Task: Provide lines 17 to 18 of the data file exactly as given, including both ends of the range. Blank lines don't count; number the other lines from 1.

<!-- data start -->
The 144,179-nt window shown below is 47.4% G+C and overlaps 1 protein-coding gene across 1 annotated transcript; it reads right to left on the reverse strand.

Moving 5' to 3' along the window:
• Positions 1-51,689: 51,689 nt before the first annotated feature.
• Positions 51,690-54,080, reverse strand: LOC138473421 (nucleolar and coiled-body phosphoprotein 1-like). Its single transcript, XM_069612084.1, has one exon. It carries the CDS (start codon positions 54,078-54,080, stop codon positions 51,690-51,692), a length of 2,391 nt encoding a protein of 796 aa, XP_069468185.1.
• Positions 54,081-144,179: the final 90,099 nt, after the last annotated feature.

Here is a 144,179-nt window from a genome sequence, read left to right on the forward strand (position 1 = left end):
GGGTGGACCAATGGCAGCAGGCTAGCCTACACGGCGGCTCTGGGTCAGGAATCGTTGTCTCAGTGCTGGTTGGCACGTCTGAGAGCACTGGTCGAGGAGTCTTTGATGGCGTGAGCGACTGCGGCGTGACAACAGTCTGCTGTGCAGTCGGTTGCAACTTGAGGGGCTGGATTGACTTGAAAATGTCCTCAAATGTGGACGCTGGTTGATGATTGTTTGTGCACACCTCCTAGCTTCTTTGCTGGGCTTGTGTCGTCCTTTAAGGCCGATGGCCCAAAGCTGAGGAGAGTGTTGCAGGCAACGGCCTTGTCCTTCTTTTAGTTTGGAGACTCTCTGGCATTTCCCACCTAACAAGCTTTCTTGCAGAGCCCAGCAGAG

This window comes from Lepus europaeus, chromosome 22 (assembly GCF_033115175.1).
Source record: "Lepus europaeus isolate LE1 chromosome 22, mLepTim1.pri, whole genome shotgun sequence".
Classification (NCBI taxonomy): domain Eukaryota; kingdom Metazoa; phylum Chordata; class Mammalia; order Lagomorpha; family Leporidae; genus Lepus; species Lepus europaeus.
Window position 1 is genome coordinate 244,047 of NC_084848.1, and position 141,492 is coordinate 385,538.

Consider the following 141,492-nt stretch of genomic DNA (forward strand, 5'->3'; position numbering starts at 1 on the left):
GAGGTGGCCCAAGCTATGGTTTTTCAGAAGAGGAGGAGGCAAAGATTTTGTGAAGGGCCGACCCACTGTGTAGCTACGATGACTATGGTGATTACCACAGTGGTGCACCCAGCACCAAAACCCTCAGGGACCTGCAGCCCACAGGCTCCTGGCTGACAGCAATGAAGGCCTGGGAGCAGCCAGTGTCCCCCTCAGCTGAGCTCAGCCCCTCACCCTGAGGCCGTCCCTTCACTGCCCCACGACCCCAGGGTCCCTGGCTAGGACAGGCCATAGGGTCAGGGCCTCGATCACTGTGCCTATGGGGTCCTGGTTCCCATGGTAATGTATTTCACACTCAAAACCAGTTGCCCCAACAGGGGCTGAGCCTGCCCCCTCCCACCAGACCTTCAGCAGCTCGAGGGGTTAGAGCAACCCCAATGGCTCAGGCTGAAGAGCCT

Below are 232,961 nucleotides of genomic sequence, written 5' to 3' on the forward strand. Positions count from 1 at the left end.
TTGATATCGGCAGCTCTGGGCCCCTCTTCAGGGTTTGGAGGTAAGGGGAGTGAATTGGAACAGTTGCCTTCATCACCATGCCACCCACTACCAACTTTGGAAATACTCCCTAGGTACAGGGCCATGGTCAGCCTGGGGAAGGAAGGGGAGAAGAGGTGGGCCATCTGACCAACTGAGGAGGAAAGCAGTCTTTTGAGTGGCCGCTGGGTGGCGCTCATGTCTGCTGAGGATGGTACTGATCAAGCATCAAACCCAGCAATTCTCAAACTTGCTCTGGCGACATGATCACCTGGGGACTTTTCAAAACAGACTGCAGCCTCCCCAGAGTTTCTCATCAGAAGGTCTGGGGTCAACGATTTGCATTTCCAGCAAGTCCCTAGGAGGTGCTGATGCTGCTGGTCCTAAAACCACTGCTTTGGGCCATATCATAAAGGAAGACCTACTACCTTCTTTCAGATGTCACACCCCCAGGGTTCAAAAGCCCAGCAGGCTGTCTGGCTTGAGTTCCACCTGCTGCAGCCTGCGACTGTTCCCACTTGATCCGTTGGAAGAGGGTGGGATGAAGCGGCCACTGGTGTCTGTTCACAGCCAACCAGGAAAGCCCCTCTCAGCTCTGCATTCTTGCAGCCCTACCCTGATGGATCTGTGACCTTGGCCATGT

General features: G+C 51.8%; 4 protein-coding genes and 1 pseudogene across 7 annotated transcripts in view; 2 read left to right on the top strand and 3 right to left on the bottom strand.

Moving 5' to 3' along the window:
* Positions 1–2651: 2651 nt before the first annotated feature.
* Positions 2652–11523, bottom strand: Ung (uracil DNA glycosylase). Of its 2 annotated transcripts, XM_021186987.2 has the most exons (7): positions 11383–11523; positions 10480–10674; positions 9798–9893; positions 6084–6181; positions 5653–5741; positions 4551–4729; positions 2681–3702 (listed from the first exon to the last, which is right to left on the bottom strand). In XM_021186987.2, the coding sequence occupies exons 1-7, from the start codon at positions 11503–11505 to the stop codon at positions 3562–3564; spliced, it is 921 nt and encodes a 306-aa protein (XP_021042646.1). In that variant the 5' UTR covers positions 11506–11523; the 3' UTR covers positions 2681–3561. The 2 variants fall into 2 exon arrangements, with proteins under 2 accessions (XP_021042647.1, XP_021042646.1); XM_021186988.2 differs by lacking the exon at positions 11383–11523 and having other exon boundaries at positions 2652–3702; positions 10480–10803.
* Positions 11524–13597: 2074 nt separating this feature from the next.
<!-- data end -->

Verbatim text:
Moving 5' to 3' along the window:
* Positions 1–2651: 2651 nt before the first annotated feature.